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5.5: Oxygen Therapy Systems

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    Tissue oxygenation is dependent on optimal or adequate delivery of oxygen to the tissues. Increasing the concentration of inhaled oxygen is an effective method of increasing the partial pressure of oxygen in the blood and correcting hypoxemia. Simply stated, oxygen therapy is a means to provide oxygen according to target saturation rates (as per physician orders or hospital protocol) to achieve normal or near normal oxygen saturation levels for acute and chronically ill patients (British Thoracic Society, 2008). Those administering oxygen must monitor the patient to keep the saturation levels within the required target range. Oxygen should be reduced or discontinued in stable patients with satisfactory oxygen saturation levels (Perry et al., 2014).

    Hypoxemia or hypoxia is a medical emergency and should be treated promptly. Failure to initiate oxygen therapy can result in serious harm to the patient. The essence of oxygen therapy is to provide oxygen according to target saturation rates, and to monitor the saturation rate to keep it within target range. The target range (SaO2) for a normal adult is 92% to 98%. For patients with COPD, the target SaO2 range is 88% to 92% (Alberta Health Services, 2015; British Thoracic Society, 2008; Kane, et al., 2013).

    Although all medications given in the hospital require a prescription, oxygen therapy may be initiated without a physician order in emergency situations. Most hospitals will have a protocol in place to allow health care providers to apply oxygen in emergency situations. The health care provider administering oxygen is responsible for monitoring the patient response and keeping the oxygen saturation levels within the target range.

    The most common reasons for initiating oxygen therapy include acute hypoxemia related to pneumonia, shock, asthma, heart failure, pulmonary embolus, myocardial infarction resulting in hypoxemia, post-operative states, pneumonthorax, and abnormalities in the quality and quantity of hemoglobin. There are no contraindications to oxygen therapy if indications for therapy are present (Kane et al., 2013).

    Oxygen Delivery Systems

    There is a wide variety of devices available to provide oxygen support. Delivery systems are classified as low-flow or high-flow equipment, which provide an uncontrolled or controlled amount of supplemental oxygen to the patient (British Thoracic Society, 2008). Selection should be based on preventing and treating hypoxemia and preventing complications of hyper-oxygenation. Factors such as how much oxygen is required, the presence of underlying respiratory disease, age, the environment (at home or in the hospital), the presence of an artificial airway, the need for humidity, a tolerance or a compliance problem, or a need for consistent and accurate oxygen must be considered to select the correct oxygen delivery device (British Thoracic Society, 2008). Table 5.2 lists the types of oxygen equipment.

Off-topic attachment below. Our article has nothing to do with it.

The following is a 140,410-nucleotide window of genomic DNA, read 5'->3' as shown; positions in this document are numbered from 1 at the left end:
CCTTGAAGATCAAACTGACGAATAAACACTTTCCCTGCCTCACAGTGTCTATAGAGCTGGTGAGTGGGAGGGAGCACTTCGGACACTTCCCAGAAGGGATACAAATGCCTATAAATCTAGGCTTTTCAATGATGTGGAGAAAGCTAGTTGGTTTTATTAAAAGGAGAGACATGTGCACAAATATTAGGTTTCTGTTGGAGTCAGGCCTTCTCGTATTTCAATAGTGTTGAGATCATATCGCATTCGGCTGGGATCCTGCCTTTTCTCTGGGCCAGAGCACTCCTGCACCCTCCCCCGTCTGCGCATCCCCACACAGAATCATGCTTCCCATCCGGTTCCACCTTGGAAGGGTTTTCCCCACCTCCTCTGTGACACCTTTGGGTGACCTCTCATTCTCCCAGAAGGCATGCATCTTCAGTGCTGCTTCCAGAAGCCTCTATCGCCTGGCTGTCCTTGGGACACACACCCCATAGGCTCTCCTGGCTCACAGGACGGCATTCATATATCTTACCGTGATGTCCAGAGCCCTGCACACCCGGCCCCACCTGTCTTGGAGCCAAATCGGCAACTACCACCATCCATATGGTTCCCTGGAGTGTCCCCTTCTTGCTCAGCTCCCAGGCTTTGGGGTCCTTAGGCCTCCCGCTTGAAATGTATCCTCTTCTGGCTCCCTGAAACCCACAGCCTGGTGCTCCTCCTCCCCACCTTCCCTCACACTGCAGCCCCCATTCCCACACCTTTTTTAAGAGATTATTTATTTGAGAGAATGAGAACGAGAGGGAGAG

Table 5.2 Types of Oxygen Equipment

    Types of Oxygen Equipment

    Additional Information

    Nasal-cannula (low-flow system) Nasal cannula consists of a small bore tube connected to two short prongs that are inserted into the nares to supply oxygen directly from a flow meter or through humidified air to the patient. It is used for short- or long-term therapy (i.e., COPD patients), and is best used with stable patients who require low amounts of oxygen.

    Advantages: Can provide 24% to 40% O2 (oxygen) concentration. Most common type of oxygen equipment. Can deliver O2 at 1 to 6 litres per minute (L/min). It is convenient as patient can talk and eat while receiving oxygen. May be drying to nares if level is above 4 L/min. Easy to use, low cost, and disposable.

    Limitations: Easily dislodged, not as effective is a patient is a mouth breather or has blocked nostrils or a deviated septum or polyps.

    Applying nasal prongs

    Applying a nasal cannula

    Nasal cannula

    Nasal cannula

    Simple face mask (low-flow system) A mask fits over the mouth and nose of the patient and consists of exhalation ports (holes on the side of the mask) through which the patient exhales CO2 (carbon dioxide). These holes should always remain open. The mask is held in place by an elastic around the back of the head, and it has a metal piece to shape over the nose to allow for a better mask fit for the patient. Humidified air may be attached if concentrations are drying for the patient.

    Advantages: Can provide 40% to 60% O2 concentration. Flow meter should be set to deliver O2 at 6 to 10 L/min. Used to provide moderate oxygen concentrations. Efficiency depends on how well mask fits and the patient’s respiratory demands. Readily available on most hospital units. Provides higher oxygen for patients.

    Disadvantages: Difficult to eat with mask on. Mask may be confining for some patients, who may feel claustrophobic with the mask on.

    Simple Face Mask

    Simple face mask

    Non re-breather mask (high-flow system) Consists of a simple mask and a small reservoir bag attached to the oxygen tubing connecting to the flow meter. With a re-breather mask, there is no re-breathing of exhaled air. It has a series of one-way valves between the mask and the bag and the covers on the exhalation ports. On inspiration, the patient only breathes in from the reservoir bag; on exhalation, gases are prevented from flowing into the reservoir bag and are directed out through the exhalation ports.